Stimulus Check Information

Stimulus Check Information and FAQs

Stimulus Package Details: The second IRS Stimulus package provides $600 direct payments to individuals making up to $75,000 per year; $1,200 for couples making up to $150,000 per year — with payments phased out for higher incomes — and $600 additional payments per dependent child.

Some direct deposit payments may have arrived as early as Tuesday night for some and will continue into next week. Paper checks will begin to be mailed, Wednesday, Dec. 30.

We encourage you to visit to follow any new updates from the IRS.

Q:  When will my Stimulus Check be deposited into my Bank of Denver account?

A:  Although we cannot predict when your specific deposit will arrive. Bank of Denver receives our Federal Reserve deposit file in the mornings between 8am and 11am every business day.

Q:  Can I setup an alert for when my stimulus deposit is in my account?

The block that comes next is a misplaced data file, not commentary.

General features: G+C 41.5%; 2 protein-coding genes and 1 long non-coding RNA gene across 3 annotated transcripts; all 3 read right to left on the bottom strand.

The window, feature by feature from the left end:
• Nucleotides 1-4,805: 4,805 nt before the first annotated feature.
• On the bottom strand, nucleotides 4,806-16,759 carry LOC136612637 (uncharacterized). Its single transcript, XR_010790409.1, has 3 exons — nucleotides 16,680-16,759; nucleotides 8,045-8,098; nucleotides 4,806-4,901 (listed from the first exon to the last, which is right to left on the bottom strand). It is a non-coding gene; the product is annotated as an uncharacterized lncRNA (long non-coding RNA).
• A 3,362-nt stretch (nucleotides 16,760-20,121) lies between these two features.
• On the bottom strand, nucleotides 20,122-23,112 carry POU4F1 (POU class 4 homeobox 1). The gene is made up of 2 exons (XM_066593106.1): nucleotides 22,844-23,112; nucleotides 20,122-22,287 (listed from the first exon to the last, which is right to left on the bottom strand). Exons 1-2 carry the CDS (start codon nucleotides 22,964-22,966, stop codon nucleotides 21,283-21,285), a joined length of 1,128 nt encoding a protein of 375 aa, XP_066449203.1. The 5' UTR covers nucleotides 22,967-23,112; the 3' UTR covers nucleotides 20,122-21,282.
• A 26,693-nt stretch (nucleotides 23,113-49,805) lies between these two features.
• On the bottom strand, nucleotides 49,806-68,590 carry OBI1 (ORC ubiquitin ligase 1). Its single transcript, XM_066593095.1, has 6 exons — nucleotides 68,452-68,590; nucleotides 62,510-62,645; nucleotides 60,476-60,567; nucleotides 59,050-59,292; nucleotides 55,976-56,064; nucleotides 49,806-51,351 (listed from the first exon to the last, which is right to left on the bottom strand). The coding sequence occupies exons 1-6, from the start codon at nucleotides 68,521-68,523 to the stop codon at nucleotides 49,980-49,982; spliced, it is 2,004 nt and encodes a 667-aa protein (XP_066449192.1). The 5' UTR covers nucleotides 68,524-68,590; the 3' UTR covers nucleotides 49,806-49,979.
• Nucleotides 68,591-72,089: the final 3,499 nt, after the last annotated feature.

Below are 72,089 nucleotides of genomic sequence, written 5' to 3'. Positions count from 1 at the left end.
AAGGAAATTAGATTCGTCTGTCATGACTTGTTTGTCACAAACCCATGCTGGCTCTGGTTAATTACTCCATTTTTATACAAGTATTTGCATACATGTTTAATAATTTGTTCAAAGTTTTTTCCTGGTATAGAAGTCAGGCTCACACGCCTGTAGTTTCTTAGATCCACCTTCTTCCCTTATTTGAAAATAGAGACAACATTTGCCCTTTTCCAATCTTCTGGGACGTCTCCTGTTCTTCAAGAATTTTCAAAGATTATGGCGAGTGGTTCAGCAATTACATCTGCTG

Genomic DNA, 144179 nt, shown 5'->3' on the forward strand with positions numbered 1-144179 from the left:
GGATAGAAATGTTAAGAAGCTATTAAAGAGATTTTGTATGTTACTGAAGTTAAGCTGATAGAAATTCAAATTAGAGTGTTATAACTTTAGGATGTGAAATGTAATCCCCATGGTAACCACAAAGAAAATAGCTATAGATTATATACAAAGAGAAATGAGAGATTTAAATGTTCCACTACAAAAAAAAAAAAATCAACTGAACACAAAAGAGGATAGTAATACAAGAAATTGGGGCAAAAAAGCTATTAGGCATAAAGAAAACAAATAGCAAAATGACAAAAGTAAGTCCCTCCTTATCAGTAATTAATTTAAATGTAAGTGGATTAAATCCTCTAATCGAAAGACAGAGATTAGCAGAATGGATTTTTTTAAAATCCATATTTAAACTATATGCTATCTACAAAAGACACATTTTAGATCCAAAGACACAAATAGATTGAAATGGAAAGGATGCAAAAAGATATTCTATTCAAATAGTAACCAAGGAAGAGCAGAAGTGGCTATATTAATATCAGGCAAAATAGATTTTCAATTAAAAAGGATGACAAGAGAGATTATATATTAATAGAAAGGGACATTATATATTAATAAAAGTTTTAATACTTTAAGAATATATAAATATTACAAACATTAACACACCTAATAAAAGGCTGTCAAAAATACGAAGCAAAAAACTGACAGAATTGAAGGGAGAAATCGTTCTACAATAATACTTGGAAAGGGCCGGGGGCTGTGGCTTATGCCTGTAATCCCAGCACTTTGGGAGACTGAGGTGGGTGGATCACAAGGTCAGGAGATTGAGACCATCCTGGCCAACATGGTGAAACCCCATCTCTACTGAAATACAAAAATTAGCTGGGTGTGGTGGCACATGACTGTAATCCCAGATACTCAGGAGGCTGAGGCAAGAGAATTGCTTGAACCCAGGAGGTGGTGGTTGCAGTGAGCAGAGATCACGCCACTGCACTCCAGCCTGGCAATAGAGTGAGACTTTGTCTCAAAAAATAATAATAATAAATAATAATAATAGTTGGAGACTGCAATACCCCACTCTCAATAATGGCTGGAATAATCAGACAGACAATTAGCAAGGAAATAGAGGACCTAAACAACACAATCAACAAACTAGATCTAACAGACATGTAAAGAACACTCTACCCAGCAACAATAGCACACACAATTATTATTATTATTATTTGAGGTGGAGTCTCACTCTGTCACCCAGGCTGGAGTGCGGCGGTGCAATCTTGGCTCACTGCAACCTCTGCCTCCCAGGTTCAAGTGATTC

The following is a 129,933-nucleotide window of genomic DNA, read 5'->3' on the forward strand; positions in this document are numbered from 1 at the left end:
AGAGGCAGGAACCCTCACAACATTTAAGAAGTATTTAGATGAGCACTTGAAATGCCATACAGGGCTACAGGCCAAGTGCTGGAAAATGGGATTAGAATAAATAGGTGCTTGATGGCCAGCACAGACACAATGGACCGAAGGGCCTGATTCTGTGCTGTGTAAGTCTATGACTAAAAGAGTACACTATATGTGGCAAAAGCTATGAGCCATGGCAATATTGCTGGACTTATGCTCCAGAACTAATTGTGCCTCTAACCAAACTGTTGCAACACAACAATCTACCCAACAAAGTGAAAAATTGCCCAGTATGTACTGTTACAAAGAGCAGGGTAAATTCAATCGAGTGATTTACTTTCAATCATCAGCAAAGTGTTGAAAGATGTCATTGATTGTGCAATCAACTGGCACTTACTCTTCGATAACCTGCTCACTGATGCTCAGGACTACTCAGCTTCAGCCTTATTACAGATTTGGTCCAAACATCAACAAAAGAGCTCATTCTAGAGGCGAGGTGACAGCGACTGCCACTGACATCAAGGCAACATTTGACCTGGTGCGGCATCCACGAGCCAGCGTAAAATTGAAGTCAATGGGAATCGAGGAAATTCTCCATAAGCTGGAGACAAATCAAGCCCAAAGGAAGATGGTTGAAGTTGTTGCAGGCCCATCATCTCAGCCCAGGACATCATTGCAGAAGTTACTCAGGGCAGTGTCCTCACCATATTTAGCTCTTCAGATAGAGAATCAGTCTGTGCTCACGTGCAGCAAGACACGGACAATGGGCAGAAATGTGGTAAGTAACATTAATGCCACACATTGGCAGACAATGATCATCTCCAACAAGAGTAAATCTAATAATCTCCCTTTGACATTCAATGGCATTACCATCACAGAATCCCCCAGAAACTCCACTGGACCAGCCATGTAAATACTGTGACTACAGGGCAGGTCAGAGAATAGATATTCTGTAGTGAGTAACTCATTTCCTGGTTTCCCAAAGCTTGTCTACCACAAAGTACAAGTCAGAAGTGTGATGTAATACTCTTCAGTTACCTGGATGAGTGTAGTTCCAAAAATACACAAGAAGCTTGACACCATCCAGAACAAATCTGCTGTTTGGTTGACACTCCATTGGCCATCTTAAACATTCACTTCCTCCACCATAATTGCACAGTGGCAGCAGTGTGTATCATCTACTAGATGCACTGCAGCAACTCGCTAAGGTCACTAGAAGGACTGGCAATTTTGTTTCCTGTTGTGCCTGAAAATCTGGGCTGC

A:  Yes. You can setup an email or login alert through Online Banking. After you have logged into Online Banking, go to Options then go to Configure Alerts for Your Account, then go to Events. Under events select the checkbox next to email and/or login that is next to Receiving Incoming ACH Credits, then click Submit.

Q: What if the Bank of Denver account I previously used to receive my IRS tax refund has since been closed?

A: If you are eligible for a payment, and the account the U.S. Treasury directed your payment to was closed on the date the funds were received, Bank of Denver has returned the funds to the U.S. Treasury and they will redirect funds to you via check to the address they have on file for you.

Q: Should I visit a branch or call for additional information?

A: Our employees in the branches and call centers will not have access to your individual status of whether you will receive a check, or where your payment is in the process.

Q: Did the Bank of Denver share my account number information with the IRS?

A: No, Bank of Denver did not provide your account information to the IRS. If eligible, the IRS uses the bank account reflected or reported on your 2019 or 2018 tax return.